Least Sucky Backbone Provider

Adam Rothschild asr+nanog at latency.net
Tue Nov 6 06:38:25 UTC 2007

On 2007-11-05-10:51:58, Gregory Boehnlein <damin at nacs.net> wrote:
> I'm considering dropping Cogent completely [...]

Always a good idea.

> 1. Level 3
> 2. MCI/Verizon
> 3. AT&T
> I'm looking for comments from actual customers of the above providers in
> relation to;
> 1. Network reliability and performance

As Vijay reminds us time and time again, engineering a large,
reliable, network isn't particularly difficult these days.  Indeed,
none of the candidates you name above suffer from major reliability

> 2. Responsiveness to outages
> 3. Proactive notification of network maintenance

All large providers lack in these areas, some more than others.  Even
with preferred support, it's not uncommon to get asked if you get dial
tone on your OC-48, or if 10GE is "like a T1" -- I do, weekly.  Plan

With that in mind, key differentiators I'd focus on when selecting a
transit provider include provisioning intervals, tools/automation,
routing policy/feature support, and reachability to specific ASNs.

I'd summarize the above vendors as follows.  Please forgive the
rambling, and if you deem any of this off topic, kindly hit the 'd'
key and spare us the chatter.  (Me personally, I consider vendor
reviews and pseudo-arch discussions like this fascinating and acutely
on-topic, though I can see where others may disagree...)

Level(3) (AS 3356, not legacy Wiltel, Broadwing): All in all,
thoroughly "gets it".  Robust implementation of inbound and outbound
BGP communities; prefix-list auto-generation off IRR; working
blackhole community; IPv6 support, though tunneled.  Support folk are
smarter than average; provisioning times are slower than average.
Large collection of "eyeball" customers.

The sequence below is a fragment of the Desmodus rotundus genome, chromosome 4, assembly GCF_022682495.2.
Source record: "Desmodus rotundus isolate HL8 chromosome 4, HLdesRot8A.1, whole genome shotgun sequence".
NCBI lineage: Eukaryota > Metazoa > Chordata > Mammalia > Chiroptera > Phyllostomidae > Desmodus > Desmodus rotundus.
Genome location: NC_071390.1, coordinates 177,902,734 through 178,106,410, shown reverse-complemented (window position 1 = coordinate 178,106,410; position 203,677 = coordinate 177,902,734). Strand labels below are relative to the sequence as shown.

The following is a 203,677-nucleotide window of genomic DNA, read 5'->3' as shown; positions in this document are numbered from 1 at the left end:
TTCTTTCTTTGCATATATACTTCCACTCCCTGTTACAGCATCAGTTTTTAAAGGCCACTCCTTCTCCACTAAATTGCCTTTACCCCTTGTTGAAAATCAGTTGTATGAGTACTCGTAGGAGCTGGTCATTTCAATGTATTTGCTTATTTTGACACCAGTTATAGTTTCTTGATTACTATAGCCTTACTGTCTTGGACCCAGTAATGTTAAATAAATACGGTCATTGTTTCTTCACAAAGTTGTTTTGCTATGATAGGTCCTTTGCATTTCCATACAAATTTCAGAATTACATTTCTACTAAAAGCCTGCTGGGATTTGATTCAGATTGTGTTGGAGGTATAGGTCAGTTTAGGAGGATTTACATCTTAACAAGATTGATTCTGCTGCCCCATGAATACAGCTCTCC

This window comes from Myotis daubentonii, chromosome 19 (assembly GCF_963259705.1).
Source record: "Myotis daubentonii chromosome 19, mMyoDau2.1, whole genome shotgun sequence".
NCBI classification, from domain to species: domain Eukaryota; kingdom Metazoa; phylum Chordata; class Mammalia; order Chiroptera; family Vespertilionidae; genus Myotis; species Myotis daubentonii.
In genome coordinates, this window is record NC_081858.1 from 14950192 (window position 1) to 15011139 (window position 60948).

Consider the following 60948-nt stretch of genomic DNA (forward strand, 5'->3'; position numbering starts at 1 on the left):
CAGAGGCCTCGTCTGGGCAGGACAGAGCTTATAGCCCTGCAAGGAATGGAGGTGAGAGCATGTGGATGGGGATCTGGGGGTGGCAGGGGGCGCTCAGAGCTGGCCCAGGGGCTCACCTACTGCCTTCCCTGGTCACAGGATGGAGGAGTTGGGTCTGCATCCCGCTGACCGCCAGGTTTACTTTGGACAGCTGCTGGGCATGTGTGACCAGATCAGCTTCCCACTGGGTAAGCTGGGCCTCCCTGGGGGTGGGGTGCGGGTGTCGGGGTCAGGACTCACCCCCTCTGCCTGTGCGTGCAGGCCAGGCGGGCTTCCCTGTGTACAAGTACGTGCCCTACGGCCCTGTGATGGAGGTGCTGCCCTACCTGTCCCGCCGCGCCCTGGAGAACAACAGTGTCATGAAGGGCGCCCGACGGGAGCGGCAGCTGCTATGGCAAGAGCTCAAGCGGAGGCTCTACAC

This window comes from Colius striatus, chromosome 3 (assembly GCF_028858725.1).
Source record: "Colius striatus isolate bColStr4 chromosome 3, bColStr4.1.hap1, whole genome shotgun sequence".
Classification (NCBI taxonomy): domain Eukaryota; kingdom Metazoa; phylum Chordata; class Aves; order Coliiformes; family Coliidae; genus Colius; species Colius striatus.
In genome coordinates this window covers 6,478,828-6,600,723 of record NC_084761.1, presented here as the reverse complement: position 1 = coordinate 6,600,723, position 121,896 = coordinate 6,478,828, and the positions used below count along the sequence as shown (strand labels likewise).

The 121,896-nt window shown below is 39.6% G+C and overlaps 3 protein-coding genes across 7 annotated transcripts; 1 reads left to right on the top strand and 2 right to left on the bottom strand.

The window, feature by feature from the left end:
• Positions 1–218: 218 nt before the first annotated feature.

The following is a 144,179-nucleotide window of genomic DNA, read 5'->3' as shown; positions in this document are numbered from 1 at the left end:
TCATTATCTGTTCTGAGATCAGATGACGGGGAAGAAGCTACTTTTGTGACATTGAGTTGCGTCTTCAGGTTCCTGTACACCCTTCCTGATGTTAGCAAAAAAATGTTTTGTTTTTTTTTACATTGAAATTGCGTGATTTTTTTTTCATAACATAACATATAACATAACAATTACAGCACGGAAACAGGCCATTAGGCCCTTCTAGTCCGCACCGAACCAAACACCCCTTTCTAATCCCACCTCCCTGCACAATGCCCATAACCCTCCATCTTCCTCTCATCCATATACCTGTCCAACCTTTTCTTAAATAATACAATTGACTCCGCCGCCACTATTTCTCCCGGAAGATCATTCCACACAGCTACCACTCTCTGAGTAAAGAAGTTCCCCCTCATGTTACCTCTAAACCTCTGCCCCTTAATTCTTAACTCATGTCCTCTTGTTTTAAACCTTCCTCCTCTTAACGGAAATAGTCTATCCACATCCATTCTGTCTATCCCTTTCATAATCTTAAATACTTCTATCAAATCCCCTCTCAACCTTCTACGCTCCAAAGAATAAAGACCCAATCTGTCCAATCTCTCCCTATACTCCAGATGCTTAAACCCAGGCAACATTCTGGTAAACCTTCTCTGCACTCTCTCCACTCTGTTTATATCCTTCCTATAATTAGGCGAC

Verizon Business (AS 701, formerly UUNET, MCI, et al): Solid as a
rock, though beginning to show its age.  Supports a blackhole
community (kudos to cmorrow, et al, for setting the trend there),
though few/coarse others outbound.  No inbound communities; 1995
called and asked for its as-path filters back :-).  Older equipment
(Juniper M40, Cisco 12008 w/ E0-E3 cards, ...) is still common in the
edge, thus availability of 10GE customer ports is sparse outside of
specific hotels.  Presents frequently on, but is not yet equipped to
offer, IPv6 customer connectivity.  Significant eyeball base,
specifically Verizon DSL and FTTx customers.

AT&T (AS 7018): Solid connectivity and architecture; sharp folk who
are also active in the NANOG community (tscholl, ren, jayb, ...).
Significant eyeball base as represented by AT&T (SBC, Ameritech,
BellSouth) DSL/FTTx customers and various cable MSOs, though the
latter is slowly dwindling.  With that said, it is important to
realize that their commodity IP product is tailored towards
enterprises with leased lines, not your typical NANOG/SP demographic.
Accordingly, some friendly advice here would be to lay out your
specific requirements (wrt communities, prefix listing, source address
verification, IP ACLs, dampening, ...) as a part of the contract/RFP
process, lest you might find yourself frustrated by various defaults.

-a (speaking on behalf of himself only)

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